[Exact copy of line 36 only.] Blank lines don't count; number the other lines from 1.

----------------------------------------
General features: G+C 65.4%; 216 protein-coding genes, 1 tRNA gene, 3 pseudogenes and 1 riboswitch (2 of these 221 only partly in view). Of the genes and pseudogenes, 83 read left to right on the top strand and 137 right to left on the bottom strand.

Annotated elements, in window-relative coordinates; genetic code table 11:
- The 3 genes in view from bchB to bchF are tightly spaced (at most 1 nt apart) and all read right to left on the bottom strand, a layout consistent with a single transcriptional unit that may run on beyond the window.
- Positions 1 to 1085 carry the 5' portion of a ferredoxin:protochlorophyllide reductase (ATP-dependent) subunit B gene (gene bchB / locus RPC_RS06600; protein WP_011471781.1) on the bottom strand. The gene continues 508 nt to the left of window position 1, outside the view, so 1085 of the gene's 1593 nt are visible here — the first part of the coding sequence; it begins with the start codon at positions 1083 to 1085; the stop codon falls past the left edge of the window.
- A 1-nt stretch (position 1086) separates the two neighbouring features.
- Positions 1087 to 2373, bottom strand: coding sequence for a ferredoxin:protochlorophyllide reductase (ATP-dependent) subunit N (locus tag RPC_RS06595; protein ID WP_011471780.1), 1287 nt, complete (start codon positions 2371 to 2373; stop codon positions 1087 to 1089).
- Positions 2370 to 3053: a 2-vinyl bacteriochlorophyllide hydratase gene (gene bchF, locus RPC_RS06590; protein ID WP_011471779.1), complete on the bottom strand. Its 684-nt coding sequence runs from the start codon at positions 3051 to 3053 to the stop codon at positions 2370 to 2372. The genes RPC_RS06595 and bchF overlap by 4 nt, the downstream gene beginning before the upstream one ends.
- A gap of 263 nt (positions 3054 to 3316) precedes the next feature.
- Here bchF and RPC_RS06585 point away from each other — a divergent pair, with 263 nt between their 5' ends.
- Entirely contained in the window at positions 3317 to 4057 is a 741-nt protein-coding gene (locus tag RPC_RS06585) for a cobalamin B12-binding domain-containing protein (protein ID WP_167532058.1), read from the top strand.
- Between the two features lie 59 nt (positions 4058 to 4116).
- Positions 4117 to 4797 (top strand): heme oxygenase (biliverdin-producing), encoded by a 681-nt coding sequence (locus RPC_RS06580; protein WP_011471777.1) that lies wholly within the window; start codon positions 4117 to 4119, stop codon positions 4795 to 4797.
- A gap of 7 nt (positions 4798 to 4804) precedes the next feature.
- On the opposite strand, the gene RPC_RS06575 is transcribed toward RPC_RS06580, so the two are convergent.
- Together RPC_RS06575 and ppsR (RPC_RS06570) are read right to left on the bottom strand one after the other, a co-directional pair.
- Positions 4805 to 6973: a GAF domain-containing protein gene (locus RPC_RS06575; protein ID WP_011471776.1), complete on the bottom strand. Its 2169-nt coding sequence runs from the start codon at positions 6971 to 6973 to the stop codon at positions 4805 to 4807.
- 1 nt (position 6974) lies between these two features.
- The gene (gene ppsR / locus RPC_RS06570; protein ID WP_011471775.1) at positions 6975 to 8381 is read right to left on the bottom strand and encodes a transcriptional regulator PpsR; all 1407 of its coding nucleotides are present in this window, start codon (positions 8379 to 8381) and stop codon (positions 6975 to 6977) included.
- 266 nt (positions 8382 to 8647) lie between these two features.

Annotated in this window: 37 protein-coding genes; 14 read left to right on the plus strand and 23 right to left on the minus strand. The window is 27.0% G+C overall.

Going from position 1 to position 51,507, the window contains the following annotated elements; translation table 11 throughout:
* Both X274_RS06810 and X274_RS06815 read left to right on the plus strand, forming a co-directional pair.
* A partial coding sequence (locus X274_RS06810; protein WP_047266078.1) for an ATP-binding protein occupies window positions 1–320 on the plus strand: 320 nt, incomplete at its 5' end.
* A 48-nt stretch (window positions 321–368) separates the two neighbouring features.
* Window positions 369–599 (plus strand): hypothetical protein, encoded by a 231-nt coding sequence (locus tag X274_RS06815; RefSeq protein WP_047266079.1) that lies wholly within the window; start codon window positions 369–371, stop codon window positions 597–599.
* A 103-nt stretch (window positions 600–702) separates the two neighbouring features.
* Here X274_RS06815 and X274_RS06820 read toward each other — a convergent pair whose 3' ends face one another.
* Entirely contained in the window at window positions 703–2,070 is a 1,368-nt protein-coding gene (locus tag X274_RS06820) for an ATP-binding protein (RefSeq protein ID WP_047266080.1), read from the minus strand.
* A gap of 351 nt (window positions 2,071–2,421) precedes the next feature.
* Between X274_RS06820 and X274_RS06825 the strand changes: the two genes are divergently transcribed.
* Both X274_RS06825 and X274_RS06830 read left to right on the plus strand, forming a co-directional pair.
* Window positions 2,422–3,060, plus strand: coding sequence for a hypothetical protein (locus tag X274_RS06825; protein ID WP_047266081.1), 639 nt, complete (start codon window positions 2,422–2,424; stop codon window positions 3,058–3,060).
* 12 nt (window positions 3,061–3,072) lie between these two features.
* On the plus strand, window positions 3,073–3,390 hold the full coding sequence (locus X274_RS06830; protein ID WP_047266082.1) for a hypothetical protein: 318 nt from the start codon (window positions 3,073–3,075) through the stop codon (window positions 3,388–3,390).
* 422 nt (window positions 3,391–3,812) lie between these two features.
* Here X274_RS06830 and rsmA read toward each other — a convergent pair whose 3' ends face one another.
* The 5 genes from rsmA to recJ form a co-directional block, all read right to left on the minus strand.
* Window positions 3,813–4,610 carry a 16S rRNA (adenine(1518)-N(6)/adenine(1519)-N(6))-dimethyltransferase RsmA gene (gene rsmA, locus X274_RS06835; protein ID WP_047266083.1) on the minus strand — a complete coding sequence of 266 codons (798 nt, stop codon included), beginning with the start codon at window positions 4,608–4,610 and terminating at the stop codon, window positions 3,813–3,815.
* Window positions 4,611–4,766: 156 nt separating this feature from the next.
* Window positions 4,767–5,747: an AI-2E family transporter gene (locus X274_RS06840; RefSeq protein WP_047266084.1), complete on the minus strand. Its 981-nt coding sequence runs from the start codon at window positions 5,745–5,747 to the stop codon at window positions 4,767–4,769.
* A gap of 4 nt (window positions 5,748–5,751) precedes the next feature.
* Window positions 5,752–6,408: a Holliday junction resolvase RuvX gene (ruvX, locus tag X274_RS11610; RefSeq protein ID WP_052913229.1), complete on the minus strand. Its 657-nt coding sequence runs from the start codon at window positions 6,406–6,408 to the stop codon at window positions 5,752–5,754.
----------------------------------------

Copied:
* Here X274_RS06830 and rsmA read toward each other — a convergent pair whose 3' ends face one another.